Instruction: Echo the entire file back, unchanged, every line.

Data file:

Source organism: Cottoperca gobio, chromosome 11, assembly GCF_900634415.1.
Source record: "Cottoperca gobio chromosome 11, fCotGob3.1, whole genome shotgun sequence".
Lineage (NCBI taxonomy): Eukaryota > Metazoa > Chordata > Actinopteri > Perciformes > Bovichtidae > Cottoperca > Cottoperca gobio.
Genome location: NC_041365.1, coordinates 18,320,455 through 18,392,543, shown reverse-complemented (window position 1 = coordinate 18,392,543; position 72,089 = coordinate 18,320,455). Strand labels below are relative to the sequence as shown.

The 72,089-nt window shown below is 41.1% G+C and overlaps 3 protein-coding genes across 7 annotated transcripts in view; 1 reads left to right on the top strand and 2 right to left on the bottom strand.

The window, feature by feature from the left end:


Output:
Source organism: Cottoperca gobio, chromosome 11, assembly GCF_900634415.1.
Source record: "Cottoperca gobio chromosome 11, fCotGob3.1, whole genome shotgun sequence".
Lineage (NCBI taxonomy): Eukaryota > Metazoa > Chordata > Actinopteri > Perciformes > Bovichtidae > Cottoperca > Cottoperca gobio.
Genome location: NC_041365.1, coordinates 18,320,455 through 18,392,543, shown reverse-complemented (window position 1 = coordinate 18,392,543; position 72,089 = coordinate 18,320,455). Strand labels below are relative to the sequence as shown.

The 72,089-nt window shown below is 41.1% G+C and overlaps 3 protein-coding genes across 7 annotated transcripts in view; 1 reads left to right on the top strand and 2 right to left on the bottom strand.

The window, feature by feature from the left end: